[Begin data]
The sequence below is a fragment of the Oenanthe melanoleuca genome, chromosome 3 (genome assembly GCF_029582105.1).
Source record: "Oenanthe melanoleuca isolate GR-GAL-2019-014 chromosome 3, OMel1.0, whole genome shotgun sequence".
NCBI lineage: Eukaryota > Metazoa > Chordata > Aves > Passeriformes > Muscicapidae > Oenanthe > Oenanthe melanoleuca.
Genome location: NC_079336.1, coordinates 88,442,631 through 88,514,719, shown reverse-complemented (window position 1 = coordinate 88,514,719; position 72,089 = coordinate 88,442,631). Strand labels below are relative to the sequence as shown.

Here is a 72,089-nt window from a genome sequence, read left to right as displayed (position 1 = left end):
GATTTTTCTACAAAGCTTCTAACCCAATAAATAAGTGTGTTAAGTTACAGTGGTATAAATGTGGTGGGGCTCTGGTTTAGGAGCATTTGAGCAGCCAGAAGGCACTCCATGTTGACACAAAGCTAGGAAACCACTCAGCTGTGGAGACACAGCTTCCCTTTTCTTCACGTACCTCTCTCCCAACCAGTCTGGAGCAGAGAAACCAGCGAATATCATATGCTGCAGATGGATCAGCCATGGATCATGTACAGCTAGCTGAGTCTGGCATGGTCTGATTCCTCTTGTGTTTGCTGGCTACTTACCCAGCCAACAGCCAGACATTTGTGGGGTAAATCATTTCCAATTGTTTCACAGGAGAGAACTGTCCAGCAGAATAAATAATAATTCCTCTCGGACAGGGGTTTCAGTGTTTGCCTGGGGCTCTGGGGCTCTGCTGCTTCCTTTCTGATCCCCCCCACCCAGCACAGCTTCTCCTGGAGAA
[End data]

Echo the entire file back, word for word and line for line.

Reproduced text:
The sequence below is a fragment of the Oenanthe melanoleuca genome, chromosome 3 (genome assembly GCF_029582105.1).
Source record: "Oenanthe melanoleuca isolate GR-GAL-2019-014 chromosome 3, OMel1.0, whole genome shotgun sequence".
NCBI lineage: Eukaryota > Metazoa > Chordata > Aves > Passeriformes > Muscicapidae > Oenanthe > Oenanthe melanoleuca.
Genome location: NC_079336.1, coordinates 88,442,631 through 88,514,719, shown reverse-complemented (window position 1 = coordinate 88,514,719; position 72,089 = coordinate 88,442,631). Strand labels below are relative to the sequence as shown.

Here is a 72,089-nt window from a genome sequence, read left to right as displayed (position 1 = left end):
GATTTTTCTACAAAGCTTCTAACCCAATAAATAAGTGTGTTAAGTTACAGTGGTATAAATGTGGTGGGGCTCTGGTTTAGGAGCATTTGAGCAGCCAGAAGGCACTCCATGTTGACACAAAGCTAGGAAACCACTCAGCTGTGGAGACACAGCTTCCCTTTTCTTCACGTACCTCTCTCCCAACCAGTCTGGAGCAGAGAAACCAGCGAATATCATATGCTGCAGATGGATCAGCCATGGATCATGTACAGCTAGCTGAGTCTGGCATGGTCTGATTCCTCTTGTGTTTGCTGGCTACTTACCCAGCCAACAGCCAGACATTTGTGGGGTAAATCATTTCCAATTGTTTCACAGGAGAGAACTGTCCAGCAGAATAAATAATAATTCCTCTCGGACAGGGGTTTCAGTGTTTGCCTGGGGCTCTGGGGCTCTGCTGCTTCCTTTCTGATCCCCCCCACCCAGCACAGCTTCTCCTGGAGAA